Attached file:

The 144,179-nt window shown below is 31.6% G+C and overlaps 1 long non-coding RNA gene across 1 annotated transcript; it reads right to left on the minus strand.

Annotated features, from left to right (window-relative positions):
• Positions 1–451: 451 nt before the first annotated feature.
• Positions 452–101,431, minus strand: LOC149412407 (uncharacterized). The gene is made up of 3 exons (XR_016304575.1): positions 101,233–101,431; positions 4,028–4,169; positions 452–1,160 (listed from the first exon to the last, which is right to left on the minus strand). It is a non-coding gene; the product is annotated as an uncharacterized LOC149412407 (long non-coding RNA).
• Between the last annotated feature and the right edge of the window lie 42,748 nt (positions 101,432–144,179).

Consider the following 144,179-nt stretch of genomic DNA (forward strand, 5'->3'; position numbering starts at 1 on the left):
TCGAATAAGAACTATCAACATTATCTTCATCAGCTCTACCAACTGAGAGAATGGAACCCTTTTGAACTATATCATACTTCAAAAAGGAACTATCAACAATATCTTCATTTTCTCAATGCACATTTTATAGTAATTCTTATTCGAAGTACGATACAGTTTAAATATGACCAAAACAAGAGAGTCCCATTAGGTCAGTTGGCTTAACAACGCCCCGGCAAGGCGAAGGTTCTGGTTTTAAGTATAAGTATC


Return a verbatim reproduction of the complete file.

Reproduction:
The 144,179-nt window shown below is 31.6% G+C and overlaps 1 long non-coding RNA gene across 1 annotated transcript; it reads right to left on the minus strand.

Annotated features, from left to right (window-relative positions):
• Positions 1–451: 451 nt before the first annotated feature.
• Positions 452–101,431, minus strand: LOC149412407 (uncharacterized). The gene is made up of 3 exons (XR_016304575.1): positions 101,233–101,431; positions 4,028–4,169; positions 452–1,160 (listed from the first exon to the last, which is right to left on the minus strand). It is a non-coding gene; the product is annotated as an uncharacterized LOC149412407 (long non-coding RNA).
• Between the last annotated feature and the right edge of the window lie 42,748 nt (positions 101,432–144,179).

Consider the following 144,179-nt stretch of genomic DNA (forward strand, 5'->3'; position numbering starts at 1 on the left):
TCGAATAAGAACTATCAACATTATCTTCATCAGCTCTACCAACTGAGAGAATGGAACCCTTTTGAACTATATCATACTTCAAAAAGGAACTATCAACAATATCTTCATTTTCTCAATGCACATTTTATAGTAATTCTTATTCGAAGTACGATACAGTTTAAATATGACCAAAACAAGAGAGTCCCATTAGGTCAGTTGGCTTAACAACGCCCCGGCAAGGCGAAGGTTCTGGTTTTAAGTATAAGTATC